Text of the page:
WCVT (101.7 Stowe, VT)

Dan.Strassberg dan.strassberg@att.net
Sun Dec 11 16:55:44 EST 2011

The 50 kW at 152 meters and 1 kW at 811 meters claimed for WCVT seem
inconsistent with each other. The curves that show height-adjusted
max-allowable ERP (at the azimuth of peak ERP) vs HAAT show that the
empirical curves are pretty close to the theoretical. For the Class
C2 case, ERP (allowed) ~50 kW/(h/152)^2, where h is the HAAT for a
partiular station. If h for WCVT = 811m, the formula reduces to peak
ERP (allowed) ~50 kW/(811/152)^2 ~50 kW/28.5 = 1.75 kW or 75% more
than the 1 kW that somebody mentioned in an earlier post. Sure, 1.75
kW is a long way from 50 kW but it's almost twice as much as 1 kW.

Dan Strassberg (dan.strassberg@att.net)
eFax 1-707-215-6367

----- Original Message ----- 
From: "Garrett Wollman" <wollman@bimajority.org>
To: <boston-radio-interest@lists.BostonRadio.org>
Sent: Sunday, December 11, 2011 1:29 PM
Subject: Re: WCVT (101.7 Stowe, VT)

> <<On Sun, 11 Dec 2011 11:21:47 -0500, Scott Fybush
> <scott@fybush.com> said:
>> On 12/11/2011 9:36 AM, Bill O'Neill wrote:
>>> The ERP will be 50 kW according to what the AM host, Brian
>>> Harwood, said
>>> recently.
>> Well no, not exactly.
>> WCVT on Mansfield will be (is?) a class C2 station, which is the
>> equivalent of 50 kW at 152 meters above average terrain. But the
>> actual
>> WCVT facilities are just one kilowatt ERP at 811 meters above
>> average
>> terrain. That combination of lower power and much higher antenna
>> height
>> results, *in theory*, in the same distance to the 60 dBu protected
>> contour.
> This is a mistake that many non-technical people make -- and in
> fact,
> I made it myself when I was first learning about radio regulation.
> The cause is that slippery word "effective", in "effective radiated
> power".  In normal English usage, one would expect it to mean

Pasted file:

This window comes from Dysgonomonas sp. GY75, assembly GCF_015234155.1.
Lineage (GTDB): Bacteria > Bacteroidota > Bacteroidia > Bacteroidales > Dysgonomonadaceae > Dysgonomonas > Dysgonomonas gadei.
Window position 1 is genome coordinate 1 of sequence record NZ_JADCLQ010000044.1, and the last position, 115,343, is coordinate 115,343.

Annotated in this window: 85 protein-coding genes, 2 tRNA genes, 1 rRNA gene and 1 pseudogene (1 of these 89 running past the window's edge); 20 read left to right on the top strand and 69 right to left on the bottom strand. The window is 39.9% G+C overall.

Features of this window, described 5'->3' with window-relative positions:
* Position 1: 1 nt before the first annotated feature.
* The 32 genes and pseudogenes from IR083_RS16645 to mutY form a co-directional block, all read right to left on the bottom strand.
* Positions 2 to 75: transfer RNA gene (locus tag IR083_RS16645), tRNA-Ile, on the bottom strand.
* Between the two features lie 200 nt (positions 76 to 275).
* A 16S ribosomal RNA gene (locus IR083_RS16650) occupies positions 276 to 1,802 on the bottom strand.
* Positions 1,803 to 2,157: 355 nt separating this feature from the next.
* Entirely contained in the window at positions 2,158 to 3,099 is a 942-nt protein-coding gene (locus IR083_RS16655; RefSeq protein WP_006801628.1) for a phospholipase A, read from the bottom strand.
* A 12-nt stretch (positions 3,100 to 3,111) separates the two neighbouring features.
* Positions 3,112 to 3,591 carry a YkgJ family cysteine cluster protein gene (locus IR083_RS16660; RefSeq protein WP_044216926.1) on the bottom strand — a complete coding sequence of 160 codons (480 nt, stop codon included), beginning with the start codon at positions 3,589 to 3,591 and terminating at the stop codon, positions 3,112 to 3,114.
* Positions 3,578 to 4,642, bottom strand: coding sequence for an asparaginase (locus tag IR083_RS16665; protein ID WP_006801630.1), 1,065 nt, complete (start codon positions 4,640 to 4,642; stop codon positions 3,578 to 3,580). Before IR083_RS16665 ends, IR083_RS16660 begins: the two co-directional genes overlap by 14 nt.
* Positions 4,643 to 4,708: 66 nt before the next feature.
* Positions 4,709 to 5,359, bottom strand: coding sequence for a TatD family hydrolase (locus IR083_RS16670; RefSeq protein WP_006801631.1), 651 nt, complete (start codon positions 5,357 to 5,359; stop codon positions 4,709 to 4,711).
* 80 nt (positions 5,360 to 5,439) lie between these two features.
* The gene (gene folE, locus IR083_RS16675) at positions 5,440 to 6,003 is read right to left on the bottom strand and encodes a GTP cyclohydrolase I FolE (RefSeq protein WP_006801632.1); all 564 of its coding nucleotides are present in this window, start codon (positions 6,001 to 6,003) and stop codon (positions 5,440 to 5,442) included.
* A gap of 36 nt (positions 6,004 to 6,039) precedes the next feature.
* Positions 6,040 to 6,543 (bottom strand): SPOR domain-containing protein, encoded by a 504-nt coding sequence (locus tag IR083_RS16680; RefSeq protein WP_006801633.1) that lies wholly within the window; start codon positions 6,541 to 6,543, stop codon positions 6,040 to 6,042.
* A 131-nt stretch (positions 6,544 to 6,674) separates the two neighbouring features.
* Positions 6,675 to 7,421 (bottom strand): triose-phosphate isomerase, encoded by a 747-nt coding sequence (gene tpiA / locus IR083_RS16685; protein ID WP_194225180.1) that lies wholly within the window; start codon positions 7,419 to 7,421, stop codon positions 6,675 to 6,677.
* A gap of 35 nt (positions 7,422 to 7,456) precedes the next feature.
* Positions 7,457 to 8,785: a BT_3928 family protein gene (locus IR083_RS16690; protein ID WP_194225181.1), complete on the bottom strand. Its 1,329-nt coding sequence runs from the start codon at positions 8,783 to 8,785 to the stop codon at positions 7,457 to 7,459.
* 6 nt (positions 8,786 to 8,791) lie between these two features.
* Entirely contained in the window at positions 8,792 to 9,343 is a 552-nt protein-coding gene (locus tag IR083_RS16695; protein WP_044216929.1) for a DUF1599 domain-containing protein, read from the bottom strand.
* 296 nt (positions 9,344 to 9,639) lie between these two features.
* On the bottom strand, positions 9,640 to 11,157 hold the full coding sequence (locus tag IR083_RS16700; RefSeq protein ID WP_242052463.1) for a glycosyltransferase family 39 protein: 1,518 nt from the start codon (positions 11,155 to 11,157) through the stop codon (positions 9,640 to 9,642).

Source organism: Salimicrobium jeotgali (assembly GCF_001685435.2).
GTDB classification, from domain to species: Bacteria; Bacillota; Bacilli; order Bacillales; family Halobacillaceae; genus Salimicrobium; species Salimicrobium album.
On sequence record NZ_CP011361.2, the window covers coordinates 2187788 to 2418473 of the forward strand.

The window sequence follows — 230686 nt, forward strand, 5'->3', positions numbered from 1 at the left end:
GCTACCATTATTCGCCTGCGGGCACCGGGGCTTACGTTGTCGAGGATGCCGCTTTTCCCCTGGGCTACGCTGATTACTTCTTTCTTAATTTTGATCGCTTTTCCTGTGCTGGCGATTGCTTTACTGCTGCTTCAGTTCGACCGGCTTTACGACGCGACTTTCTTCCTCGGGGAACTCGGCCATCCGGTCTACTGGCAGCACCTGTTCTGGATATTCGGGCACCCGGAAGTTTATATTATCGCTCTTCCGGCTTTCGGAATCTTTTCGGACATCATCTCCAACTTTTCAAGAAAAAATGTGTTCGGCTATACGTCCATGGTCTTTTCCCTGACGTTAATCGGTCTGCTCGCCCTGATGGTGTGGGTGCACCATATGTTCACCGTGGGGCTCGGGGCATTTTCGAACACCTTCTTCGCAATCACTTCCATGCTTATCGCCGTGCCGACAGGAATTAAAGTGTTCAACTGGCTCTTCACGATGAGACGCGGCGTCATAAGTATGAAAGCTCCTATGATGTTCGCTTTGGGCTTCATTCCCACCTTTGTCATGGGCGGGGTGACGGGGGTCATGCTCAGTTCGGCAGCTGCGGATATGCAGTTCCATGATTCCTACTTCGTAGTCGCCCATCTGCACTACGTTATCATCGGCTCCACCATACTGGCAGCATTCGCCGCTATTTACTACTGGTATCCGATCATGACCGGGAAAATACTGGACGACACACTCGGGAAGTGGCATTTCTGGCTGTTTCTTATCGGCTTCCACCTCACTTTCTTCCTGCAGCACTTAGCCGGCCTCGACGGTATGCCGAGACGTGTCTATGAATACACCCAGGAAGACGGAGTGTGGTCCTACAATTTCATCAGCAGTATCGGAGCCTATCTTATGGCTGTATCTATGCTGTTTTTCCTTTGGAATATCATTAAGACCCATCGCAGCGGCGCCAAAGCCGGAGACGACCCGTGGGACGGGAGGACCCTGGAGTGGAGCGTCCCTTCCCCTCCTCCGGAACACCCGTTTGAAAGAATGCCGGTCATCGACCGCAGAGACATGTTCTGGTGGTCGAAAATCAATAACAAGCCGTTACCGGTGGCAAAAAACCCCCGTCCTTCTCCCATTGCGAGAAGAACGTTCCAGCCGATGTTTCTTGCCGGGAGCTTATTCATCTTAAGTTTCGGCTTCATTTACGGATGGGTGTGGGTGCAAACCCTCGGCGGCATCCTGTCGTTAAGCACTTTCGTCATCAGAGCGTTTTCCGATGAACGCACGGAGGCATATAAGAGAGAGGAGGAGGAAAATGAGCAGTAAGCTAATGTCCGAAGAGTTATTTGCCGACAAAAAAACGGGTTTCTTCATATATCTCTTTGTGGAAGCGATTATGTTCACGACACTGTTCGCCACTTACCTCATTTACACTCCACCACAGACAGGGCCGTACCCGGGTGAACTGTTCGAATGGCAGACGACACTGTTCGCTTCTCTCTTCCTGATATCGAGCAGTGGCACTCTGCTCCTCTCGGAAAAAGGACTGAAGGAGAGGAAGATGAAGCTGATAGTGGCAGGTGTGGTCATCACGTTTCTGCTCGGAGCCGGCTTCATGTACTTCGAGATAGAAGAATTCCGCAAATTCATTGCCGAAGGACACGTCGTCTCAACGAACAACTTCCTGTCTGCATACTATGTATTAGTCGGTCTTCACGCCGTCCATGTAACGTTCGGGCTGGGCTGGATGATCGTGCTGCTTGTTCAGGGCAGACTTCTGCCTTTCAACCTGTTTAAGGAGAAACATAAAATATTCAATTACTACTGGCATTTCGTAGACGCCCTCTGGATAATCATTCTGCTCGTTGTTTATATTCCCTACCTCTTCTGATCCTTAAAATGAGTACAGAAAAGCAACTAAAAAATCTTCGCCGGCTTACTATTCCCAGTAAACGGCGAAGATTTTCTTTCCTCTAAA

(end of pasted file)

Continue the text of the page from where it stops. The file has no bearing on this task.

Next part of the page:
> something like "equivalent", but as a matter of engineering jargon,
> it's actually much more restricted: take the transmitter power
> output,
> multiply by the transmission line efficiency, then multiply by the
> antenna gain.  Nothing else enters into it.  (Normally, engineers,
> who
> are used to working in decibels, a logarithmic scale, would say "TPO
> in dB over a kilowatt, minus line loss, plus antenna gain" instead.)
> The FCC then plugs the ERP and the height above average terrain into
> an empirically-derived formula to determine what the theoretical
> coverage radius is, and station classes are actually based on the
> area
> covered -- even though they are specified in terms of prototypical
> transmitters rather than the area.  So for a given class, there is a
> curve (which you can see in the FCC rules) which represents
> permissible combinations of ERP and HAAT; at heights higher than the
> "standard", the power must be "derated" in accordance with the
> curve.
> However, the FCC does not allow applicants to compensate for a
> lower-than-"standard" height by increasing power above the class
> maximum; this is done to encourage stations to put their antennas
> higher.  (Also, and for reasons not relevant here, there are many
> ways
> to compute HAAT, and applicants are permitted to use the one most
> favorable to them -- possibly more than one in the same
> application!)
> This method of licensing FM stations by coverage area goes back to
> the
> early 1940s, when the FCC started requiring applicants to specify
> their service area in addition to the specific transmitter and
> antenna
> they planned to use.  At that time, there were four FM station
> classes: A, B, C, and D in order of increasing coverage; the Yankee
> Network stations WGTR (44.3) and WMTW (43.9) were both class-D
> stations licensed to Boston.
> -GAWollman

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